Watch out Amazon.
Walmart’s bet is that it can compete with Amazon at its own game by leveraging Walmart’s existing infrastructure. There are over 4,600 brick-and-mortar Walmart locations around the U.S., and the company possesses one of the largest private trucking fleets in the country, with 6,000 tractor trailers at its disposal.
According to sources who spoke with the Wall Street Journal, Walmart plans to tap more regional carriers to help with deliveries and to become less reliant on FedEx, the company that currently handles the majority of Walmart packages.
The decision to compete with Amazon head-on is an aggressive but necessary move for Walmart. The company that was once synonymous with low prices has been surpassed in market value by its online competitor. Amazon jumped Walmart last year to become the world’s largest retailer by market value.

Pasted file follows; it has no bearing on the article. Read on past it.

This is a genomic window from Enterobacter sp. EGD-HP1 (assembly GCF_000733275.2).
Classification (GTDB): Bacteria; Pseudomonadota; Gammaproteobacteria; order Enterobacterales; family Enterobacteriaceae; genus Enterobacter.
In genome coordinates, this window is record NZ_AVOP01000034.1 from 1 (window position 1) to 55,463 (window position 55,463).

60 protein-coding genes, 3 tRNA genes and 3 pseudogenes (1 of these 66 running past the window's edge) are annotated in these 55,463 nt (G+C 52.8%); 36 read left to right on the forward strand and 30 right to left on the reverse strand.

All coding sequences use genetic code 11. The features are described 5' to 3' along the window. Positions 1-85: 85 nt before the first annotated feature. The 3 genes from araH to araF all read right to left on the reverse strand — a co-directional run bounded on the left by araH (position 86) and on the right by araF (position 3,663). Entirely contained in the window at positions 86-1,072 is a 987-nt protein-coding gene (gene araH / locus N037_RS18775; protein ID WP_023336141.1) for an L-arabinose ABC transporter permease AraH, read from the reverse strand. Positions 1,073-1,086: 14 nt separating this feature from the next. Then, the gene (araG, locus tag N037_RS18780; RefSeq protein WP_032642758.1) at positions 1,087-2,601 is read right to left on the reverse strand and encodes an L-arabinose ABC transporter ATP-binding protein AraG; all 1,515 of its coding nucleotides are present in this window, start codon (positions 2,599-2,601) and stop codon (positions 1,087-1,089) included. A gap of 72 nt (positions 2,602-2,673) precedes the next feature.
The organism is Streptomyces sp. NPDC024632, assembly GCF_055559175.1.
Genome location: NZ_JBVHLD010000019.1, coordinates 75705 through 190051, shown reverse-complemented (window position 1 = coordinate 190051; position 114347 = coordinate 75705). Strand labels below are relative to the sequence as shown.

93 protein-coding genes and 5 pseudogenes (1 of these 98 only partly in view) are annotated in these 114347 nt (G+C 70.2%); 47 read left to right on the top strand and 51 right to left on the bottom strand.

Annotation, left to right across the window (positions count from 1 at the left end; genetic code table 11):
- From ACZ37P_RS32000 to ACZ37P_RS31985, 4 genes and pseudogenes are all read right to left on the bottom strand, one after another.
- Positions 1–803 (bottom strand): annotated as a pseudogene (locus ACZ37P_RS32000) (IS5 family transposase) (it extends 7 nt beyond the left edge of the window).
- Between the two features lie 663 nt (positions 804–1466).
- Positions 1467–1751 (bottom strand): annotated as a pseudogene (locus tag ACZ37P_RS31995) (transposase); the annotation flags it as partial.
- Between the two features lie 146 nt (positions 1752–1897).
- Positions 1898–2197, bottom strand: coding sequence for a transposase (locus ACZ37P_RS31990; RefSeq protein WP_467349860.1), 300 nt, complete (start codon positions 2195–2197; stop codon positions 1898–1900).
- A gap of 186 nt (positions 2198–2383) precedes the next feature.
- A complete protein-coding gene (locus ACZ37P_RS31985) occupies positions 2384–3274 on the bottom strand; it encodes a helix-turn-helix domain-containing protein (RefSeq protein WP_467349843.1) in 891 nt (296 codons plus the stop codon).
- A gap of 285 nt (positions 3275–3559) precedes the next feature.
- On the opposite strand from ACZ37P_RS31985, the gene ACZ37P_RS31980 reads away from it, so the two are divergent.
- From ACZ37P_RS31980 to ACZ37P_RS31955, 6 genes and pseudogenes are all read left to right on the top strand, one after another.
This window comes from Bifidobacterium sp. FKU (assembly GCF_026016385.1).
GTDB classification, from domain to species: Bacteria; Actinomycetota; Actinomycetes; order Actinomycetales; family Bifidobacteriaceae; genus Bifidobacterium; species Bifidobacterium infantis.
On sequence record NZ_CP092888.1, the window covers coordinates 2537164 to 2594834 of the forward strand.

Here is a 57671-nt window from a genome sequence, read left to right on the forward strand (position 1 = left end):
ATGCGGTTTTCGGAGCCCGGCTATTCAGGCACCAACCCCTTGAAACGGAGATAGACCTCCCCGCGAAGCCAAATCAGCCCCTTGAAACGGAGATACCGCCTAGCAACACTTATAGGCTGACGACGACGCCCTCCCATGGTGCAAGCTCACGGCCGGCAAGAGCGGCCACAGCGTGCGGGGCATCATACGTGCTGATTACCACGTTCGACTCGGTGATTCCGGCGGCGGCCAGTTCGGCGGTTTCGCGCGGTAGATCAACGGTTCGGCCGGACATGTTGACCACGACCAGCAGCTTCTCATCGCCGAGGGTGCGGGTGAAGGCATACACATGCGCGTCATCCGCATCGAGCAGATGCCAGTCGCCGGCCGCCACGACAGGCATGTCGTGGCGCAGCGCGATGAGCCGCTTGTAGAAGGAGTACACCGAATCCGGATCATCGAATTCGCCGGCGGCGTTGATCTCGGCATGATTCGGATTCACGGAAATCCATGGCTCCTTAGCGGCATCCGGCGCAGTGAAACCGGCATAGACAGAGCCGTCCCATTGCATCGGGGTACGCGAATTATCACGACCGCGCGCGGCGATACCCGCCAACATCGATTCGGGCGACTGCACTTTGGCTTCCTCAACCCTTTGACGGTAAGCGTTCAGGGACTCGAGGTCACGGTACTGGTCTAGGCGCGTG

Earlier this year, Walmart announced that it would be closing 150 stores in the U.S., primarily in an effort to reallocate funds to invest in its online presence. Last year, the retailer began experimenting with a three-day shipping plan that cost $50 per year—about half the price of Amazon Prime.
It’s hard to say whether Walmart’s new focus on e-commerce will be too little, too late; it’s not like Amazon has been short on challengers in the space, and it still manages to beat expectations. One thing is for sure, though: Walmart still has the finest selection of caskets the Internet has to offer.
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